Two types of theories: The impact of Churchland's perceptual plasticity

Philosophical Psychology 8 (1):25-33 (1995)
  Copy   BIBTEX

Abstract

In this paper I argue that because Churchland does not adequately address the distinction between high-level cognitive theories and low-level embodied theories, Churchland's claims for theory-laden perception lose their epistemological significance. I propose that Churchland and others debating the theory-ladenness of perception should distinguish carefully between two main ways in which perception is plastic: through modifying our high-level theories directly and through modifying our low-level theories using training experiences. This will require them to attend to two very different types of constraints on the modification of our perceptions.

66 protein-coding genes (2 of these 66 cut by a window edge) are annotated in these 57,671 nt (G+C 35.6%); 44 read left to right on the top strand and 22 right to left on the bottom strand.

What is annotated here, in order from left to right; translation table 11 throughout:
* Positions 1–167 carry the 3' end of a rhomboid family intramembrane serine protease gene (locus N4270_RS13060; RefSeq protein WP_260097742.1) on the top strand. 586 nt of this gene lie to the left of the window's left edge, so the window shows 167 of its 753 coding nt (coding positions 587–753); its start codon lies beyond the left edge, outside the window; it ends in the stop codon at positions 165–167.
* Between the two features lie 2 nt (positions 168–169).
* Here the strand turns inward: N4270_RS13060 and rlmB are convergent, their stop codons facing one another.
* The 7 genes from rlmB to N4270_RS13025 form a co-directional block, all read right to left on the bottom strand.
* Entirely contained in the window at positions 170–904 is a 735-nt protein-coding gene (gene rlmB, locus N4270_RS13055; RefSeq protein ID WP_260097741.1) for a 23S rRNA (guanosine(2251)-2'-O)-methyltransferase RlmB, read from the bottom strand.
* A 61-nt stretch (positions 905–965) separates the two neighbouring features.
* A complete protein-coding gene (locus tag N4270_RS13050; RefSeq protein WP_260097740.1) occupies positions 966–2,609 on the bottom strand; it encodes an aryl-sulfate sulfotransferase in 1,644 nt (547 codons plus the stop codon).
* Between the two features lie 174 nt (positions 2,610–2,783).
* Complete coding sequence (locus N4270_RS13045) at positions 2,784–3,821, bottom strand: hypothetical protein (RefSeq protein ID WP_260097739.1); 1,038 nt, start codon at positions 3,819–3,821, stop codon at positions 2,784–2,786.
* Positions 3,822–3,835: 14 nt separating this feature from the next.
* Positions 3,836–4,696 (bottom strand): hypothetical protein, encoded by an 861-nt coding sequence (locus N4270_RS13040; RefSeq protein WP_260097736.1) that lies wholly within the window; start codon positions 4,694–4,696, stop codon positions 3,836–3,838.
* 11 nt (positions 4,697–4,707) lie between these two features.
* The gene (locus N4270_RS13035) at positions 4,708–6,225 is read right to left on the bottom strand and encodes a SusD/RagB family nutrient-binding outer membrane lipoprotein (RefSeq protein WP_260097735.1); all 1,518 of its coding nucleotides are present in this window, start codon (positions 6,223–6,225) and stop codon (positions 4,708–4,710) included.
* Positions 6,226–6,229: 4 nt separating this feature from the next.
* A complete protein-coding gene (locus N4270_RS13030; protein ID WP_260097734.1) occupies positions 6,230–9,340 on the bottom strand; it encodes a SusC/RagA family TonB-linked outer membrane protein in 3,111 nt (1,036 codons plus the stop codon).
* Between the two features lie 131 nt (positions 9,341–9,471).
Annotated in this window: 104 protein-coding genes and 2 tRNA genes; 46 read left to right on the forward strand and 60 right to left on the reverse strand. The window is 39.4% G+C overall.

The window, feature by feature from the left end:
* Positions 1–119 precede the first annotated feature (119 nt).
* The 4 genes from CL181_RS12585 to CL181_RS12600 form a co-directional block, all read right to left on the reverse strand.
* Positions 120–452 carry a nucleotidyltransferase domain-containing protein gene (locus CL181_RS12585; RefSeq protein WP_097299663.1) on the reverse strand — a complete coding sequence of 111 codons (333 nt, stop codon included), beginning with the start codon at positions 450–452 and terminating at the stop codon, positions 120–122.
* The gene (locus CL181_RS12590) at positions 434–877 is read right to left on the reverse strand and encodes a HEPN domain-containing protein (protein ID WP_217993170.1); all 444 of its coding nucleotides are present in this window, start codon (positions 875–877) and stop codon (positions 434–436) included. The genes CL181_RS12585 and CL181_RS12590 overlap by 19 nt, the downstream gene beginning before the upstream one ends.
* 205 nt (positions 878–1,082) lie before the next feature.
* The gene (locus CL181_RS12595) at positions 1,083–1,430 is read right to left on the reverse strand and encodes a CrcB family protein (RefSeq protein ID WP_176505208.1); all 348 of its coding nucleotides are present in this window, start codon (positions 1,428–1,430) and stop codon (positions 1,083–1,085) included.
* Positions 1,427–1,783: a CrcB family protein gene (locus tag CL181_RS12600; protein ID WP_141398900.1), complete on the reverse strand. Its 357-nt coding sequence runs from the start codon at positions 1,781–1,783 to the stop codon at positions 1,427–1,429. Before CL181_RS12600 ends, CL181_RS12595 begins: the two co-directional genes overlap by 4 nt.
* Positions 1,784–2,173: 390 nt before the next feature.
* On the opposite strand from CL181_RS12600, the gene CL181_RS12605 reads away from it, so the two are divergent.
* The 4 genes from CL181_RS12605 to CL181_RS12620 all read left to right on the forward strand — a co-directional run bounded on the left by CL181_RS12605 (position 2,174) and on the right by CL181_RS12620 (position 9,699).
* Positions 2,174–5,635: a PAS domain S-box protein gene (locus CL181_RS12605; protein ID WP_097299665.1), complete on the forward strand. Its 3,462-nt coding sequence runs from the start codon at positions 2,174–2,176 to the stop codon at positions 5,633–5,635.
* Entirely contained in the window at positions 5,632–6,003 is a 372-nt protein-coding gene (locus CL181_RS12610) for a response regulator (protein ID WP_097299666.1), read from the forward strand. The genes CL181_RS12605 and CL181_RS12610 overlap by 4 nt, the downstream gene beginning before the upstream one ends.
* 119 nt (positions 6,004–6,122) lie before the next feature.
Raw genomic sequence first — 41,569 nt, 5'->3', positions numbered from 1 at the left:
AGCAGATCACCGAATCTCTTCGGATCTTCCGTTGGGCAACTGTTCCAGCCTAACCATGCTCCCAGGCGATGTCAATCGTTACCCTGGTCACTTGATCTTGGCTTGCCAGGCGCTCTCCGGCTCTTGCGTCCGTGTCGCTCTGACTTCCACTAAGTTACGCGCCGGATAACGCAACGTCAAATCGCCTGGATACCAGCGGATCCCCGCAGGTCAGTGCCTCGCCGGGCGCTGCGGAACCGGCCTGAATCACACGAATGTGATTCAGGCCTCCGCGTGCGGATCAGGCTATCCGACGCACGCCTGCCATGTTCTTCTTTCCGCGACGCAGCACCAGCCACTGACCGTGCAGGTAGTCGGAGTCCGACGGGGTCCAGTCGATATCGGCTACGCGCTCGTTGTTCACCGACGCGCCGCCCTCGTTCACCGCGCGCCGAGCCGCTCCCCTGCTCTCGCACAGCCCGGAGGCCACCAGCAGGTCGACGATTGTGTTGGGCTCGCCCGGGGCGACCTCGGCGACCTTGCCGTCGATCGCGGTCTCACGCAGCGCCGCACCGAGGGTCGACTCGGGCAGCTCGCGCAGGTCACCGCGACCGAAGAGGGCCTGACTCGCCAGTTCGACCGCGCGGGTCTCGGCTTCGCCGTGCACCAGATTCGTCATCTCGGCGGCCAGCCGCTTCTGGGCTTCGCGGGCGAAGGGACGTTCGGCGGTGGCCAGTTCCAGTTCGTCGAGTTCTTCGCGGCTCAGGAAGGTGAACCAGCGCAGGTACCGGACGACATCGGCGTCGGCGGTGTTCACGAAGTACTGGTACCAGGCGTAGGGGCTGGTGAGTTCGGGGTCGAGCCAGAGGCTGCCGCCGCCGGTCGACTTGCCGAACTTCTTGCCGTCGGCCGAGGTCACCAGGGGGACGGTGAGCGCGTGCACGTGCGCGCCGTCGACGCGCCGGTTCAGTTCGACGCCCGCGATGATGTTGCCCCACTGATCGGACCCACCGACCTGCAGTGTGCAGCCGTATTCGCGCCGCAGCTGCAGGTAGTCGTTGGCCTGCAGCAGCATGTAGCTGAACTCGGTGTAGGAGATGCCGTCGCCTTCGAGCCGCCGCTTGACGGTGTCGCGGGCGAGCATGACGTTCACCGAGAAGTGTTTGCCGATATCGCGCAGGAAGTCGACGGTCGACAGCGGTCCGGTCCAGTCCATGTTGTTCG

Links

PhilArchive



    Upload a copy of this work     Papers currently archived: 74,174

External links

Setup an account with your affiliations in order to access resources via your University's proxy server

Through your library

Similar books and articles

On a Model for Psycho-Neural Coevolution.Bernard W. Kobes - 1991 - Behavior and Philosophy 19 (2):1-17.
Intertheoretic Relations and the Future of Psychology.Robert N. McCauley - 1986 - Philosophy of Science 53 (June):179-99.
The End of Plasticity.Herman Philipse - 1997 - Inquiry: An Interdisciplinary Journal of Philosophy 40 (3):291-306.
The Neurobiology of Observation.Daniel Gilman - 1991 - Philosophy of Science 58 (3):496-502.

Analytics

Added to PP
2009-01-28

Downloads
31 (#373,211)

6 months
1 (#413,740)

Historical graph of downloads
How can I increase my downloads?